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Tests make urine a hot commodity

Urine, a substance so worthless that it’s flushed down the toilet, has become liquid gold in the pain-management business.

At some busy practices, gallons of the stuff are collected and tested daily to make sure patients are taking only the narcotics prescribed for them, and that patients are actually swallowing the pills, not selling them.

The business has become so profitable for clinical laboratory companies that some have been paying physician groups to let them install a “collector” to handle the business. The lab pays the medical practice “rent” for a certain number of square feet within their office; sometimes it subsidizes the cost for a receptionist.

The Agency for Health Care Administration issued an order last month to Ameritox Ltd. of Midland, TX, saying that it had to stop sending specimen collectors/processors to physicians’ offices immediately. By doing so, wrote Karen Rivera, a laboratory licensure unit supervisor at AHCA, Ameritox was violating the anti-kickback statute of Florida law.

A similar complaint against Aegis Sciences Corp. of Nashville has moved to the courts. Millenium Laboratories, a California-based company, filed suit last month in Miami-Dade Circuit Court against Aegis, claiming that it was engaged in illegal efforts to take business from Millenium by, among other things, offering kickbacks to physicians.

Aegis has entered into dozens of shared-space lease agreements with Florida physicians, according to the court filings. It isn’t clear whether such arrangements are limited to Florida, since Aegis does business in other states.

Such leases give Aegis an inside track to be the sole supplier of laboratory services, Millenium argues in its court filing. It isn’t just hurting the competition, the lawsuit says, because illegal kickbacks come out of money paid by Medicare, Medicaid and private insurers.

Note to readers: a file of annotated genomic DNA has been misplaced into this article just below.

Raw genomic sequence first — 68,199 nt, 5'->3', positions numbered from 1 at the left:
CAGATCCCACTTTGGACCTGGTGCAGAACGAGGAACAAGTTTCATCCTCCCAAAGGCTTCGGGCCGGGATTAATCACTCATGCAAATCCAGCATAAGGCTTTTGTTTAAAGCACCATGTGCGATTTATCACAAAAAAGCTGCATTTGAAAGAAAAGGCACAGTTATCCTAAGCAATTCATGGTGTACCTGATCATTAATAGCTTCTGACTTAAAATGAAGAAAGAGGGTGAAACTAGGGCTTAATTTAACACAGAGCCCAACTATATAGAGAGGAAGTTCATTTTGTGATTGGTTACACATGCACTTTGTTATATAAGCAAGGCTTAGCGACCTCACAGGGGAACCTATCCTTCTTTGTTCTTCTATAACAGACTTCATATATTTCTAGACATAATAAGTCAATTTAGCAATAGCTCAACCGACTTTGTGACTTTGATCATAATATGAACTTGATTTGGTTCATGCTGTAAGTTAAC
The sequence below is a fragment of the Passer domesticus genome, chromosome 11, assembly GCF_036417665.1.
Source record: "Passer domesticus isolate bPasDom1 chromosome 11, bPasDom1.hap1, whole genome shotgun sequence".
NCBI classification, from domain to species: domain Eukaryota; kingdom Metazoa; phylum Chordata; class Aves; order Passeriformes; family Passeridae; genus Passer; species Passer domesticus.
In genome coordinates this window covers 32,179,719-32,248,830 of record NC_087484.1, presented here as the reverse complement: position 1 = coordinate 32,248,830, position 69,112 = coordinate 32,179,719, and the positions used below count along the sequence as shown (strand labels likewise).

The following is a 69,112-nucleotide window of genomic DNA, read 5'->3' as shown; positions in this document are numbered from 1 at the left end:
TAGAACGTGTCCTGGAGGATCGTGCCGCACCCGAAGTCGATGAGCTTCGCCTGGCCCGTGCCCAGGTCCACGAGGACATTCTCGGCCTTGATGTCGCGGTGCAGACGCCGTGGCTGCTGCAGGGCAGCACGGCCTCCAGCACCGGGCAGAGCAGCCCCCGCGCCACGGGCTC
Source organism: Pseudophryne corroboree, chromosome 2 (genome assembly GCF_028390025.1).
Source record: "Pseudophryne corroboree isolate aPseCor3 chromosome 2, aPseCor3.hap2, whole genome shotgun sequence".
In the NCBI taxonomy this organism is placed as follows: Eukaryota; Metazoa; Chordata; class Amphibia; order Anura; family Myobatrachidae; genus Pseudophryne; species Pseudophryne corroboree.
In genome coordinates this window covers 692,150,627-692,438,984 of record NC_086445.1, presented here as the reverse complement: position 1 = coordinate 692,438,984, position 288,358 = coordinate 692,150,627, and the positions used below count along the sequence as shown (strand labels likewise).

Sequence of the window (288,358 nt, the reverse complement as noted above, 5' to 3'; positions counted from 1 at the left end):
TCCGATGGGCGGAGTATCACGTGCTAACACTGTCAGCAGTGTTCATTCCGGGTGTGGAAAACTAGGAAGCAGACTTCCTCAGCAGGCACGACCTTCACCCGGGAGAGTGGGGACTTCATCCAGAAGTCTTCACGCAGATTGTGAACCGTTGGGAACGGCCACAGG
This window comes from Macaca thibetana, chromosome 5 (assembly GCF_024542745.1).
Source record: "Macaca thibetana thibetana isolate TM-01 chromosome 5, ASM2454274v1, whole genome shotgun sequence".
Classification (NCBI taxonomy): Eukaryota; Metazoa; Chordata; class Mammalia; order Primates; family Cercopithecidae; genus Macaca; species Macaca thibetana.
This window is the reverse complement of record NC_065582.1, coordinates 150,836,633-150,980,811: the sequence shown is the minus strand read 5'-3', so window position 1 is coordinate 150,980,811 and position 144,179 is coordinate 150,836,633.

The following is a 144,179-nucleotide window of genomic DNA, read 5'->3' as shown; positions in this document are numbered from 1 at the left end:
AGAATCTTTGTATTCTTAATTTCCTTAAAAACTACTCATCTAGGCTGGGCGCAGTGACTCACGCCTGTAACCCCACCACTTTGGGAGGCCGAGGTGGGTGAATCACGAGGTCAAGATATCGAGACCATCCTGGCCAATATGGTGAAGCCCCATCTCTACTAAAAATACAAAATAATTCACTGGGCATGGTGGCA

Jacksonville attorney Ann Bittinger, who represents Aegis, issued a written opinion Oct. 15 saying that the company had as of that date placed “specimen collection technicians “ in 20 locations in Florida under a dozen leases. The arrangements help physicians, who lack know-how in handling both the collections and the occasional surly addict-patient who flunks the test and is denied drugs, she said.

“These are not sham leases,” Bittinger wrote, noting that Aegis pays “fair-market value.”

Both Aegis and Millenium attorneys argue that the federal and state laws on kickbacks favor their interpretation.

A complaint that Millenium filed with AHCA got kicked over to the Department of Health, which brought the issue before the Board of Medicine last week after Fernandina Beach pain-management physician Alan Miller sought a “declaratory statement” from the board on whether such leases are legal or not. Miller told the board that other physicians had the leases and that he, too, could use the extra cash, but doesn’t want to get into trouble.

After hearing from attorneys for both corporations, the board decided, on a 7-6 vote, not to issue any guidance in the matter on advice from their legal counsel, Assistant Attorney General Ed Tellechea.

After saying the matter “doesn’t look right and doesn’t smell right,” Tellechea said, the board nevertheless shouldn’t get involved in such a complicated legal dispute. “I’m confused as hell right now.”

Carol Gentry, founder and special correspondent of Health News Florida, has four decades of experience covering health finance and policy, with an emphasis on consumer education and protection.